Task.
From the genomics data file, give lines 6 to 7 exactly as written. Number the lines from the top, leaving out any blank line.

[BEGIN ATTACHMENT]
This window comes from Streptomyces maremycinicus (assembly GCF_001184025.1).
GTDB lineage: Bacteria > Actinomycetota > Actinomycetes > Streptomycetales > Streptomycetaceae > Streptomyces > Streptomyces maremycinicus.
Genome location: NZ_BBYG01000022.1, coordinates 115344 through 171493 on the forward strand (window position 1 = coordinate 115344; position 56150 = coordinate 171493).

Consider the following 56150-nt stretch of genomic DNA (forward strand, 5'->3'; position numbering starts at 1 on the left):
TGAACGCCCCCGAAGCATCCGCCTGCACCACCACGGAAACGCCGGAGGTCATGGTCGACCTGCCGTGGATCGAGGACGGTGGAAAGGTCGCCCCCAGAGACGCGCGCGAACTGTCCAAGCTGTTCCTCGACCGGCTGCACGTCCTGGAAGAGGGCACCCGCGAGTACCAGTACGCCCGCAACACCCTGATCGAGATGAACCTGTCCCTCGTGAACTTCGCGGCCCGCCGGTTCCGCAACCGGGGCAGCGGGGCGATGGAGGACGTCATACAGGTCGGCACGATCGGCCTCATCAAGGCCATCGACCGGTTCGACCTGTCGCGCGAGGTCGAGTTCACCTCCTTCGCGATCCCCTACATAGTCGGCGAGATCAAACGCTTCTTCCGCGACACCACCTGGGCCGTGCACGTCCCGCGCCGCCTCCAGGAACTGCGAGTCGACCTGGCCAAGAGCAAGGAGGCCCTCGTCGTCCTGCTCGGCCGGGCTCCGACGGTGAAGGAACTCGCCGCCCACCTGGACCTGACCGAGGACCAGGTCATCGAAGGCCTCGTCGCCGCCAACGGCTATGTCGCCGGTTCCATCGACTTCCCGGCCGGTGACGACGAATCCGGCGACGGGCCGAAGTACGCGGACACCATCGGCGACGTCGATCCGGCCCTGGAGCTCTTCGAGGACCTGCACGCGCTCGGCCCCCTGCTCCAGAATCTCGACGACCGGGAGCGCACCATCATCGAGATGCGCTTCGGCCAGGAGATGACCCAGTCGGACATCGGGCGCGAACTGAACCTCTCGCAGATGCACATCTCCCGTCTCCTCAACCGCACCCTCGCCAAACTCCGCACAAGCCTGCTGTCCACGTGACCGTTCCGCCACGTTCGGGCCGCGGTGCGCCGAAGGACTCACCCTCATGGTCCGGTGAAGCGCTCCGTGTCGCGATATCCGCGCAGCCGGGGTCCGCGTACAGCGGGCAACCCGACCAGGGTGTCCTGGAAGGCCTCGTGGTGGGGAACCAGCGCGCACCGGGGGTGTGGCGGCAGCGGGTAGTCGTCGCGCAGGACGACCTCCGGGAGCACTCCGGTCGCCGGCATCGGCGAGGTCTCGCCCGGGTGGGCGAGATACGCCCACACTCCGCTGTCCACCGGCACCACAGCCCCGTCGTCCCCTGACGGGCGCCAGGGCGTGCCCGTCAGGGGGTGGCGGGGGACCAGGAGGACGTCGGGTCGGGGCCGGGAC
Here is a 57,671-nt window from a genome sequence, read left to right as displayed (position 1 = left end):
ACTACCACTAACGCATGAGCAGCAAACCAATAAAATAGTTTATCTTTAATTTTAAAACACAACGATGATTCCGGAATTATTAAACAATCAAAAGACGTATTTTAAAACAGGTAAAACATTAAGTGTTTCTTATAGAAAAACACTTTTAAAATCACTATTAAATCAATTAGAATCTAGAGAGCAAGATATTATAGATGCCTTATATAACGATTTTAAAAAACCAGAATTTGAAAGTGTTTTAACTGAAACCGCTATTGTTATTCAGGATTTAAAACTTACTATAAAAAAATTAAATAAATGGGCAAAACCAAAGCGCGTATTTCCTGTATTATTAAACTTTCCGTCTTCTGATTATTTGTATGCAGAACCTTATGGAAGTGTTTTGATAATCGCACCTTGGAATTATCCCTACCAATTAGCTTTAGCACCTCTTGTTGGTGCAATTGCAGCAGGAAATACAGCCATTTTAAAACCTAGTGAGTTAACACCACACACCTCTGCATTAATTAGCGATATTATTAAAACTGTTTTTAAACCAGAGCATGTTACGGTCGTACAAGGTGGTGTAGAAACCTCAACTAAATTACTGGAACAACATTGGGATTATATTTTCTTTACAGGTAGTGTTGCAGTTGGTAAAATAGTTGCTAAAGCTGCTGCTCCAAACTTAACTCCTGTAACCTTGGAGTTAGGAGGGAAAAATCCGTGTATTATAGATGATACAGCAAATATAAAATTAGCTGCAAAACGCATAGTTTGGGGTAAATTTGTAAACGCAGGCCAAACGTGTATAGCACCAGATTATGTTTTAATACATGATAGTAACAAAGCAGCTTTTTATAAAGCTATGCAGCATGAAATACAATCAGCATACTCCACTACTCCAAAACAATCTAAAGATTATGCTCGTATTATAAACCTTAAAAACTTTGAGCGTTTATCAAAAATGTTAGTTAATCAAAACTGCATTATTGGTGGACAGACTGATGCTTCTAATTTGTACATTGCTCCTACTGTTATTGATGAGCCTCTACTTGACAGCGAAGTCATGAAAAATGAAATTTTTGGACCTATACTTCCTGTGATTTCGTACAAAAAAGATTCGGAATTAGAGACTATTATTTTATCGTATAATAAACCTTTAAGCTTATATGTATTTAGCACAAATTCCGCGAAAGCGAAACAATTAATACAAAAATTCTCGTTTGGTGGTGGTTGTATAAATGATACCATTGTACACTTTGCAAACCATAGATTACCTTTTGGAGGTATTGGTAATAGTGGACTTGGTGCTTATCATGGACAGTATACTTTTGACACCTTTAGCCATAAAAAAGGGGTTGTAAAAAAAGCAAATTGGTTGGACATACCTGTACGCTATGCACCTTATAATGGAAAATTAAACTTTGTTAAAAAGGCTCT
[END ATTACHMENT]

Here is a 57,671-nt window from a genome sequence, read left to right as displayed (position 1 = left end):
ACTACCACTAACGCATGAGCAGCAAACCAATAAAATAGTTTATCTTTAATTTTAAAACACAACGATGATTCCGGAATTATTAAACAATCAAAAGACGTATTTTAAAACAGGTAAAACATTAAGTGTTTCTTATAGAAAAACACTTTTAAAATCACTATTAAATCAATTAGAATCTAGAGAGCAAGATATTATAGATGCCTTATATAACGATTTTAAAAAACCAGAATTTGAAAGTGTTTTAACTGAAACCGCTATTGTTATTCAGGATTTAAAACTTACTATAAAAAAATTAAATAAATGGGCAAAACCAAAGCGCGTATTTCCTGTATTATTAAACTTTCCGTCTTCTGATTATTTGTATGCAGAACCTTATGGAAGTGTTTTGATAATCGCACCTTGGAATTATCCCTACCAATTAGCTTTAGCACCTCTTGTTGGTGCAATTGCAGCAGGAAATACAGCCATTTTAAAACCTAGTGAGTTAACACCACACACCTCTGCATTAATTAGCGATATTATTAAAACTGTTTTTAAACCAGAGCATGTTACGGTCGTACAAGGTGGTGTAGAAACCTCAACTAAATTACTGGAACAACATTGGGATTATATTTTCTTTACAGGTAGTGTTGCAGTTGGTAAAATAGTTGCTAAAGCTGCTGCTCCAAACTTAACTCCTGTAACCTTGGAGTTAGGAGGGAAAAATCCGTGTATTATAGATGATACAGCAAATATAAAATTAGCTGCAAAACGCATAGTTTGGGGTAAATTTGTAAACGCAGGCCAAACGTGTATAGCACCAGATTATGTTTTAATACATGATAGTAACAAAGCAGCTTTTTATAAAGCTATGCAGCATGAAATACAATCAGCATACTCCACTACTCCAAAACAATCTAAAGATTATGCTCGTATTATAAACCTTAAAAACTTTGAGCGTTTATCAAAAATGTTAGTTAATCAAAACTGCATTATTGGTGGACAGACTGATGCTTCTAATTTGTACATTGCTCCTACTGTTATTGATGAGCCTCTACTTGACAGCGAAGTCATGAAAAATGAAATTTTTGGACCTATACTTCCTGTGATTTCGTACAAAAAAGATTCGGAATTAGAGACTATTATTTTATCGTATAATAAACCTTTAAGCTTATATGTATTTAGCACAAATTCCGCGAAAGCGAAACAATTAATACAAAAATTCTCGTTTGGTGGTGGTTGTATAAATGATACCATTGTACACTTTGCAAACCATAGATTACCTTTTGGAGGTATTGGTAATAGTGGACTTGGTGCTTATCATGGACAGTATACTTTTGACACCTTTAGCCATAAAAAAGGGGTTGTAAAAAAAGCAAATTGGTTGGACATACCTGTACGCTATGCACCTTATAATGGAAAATTAAACTTTGTTAAAAAGGCTCT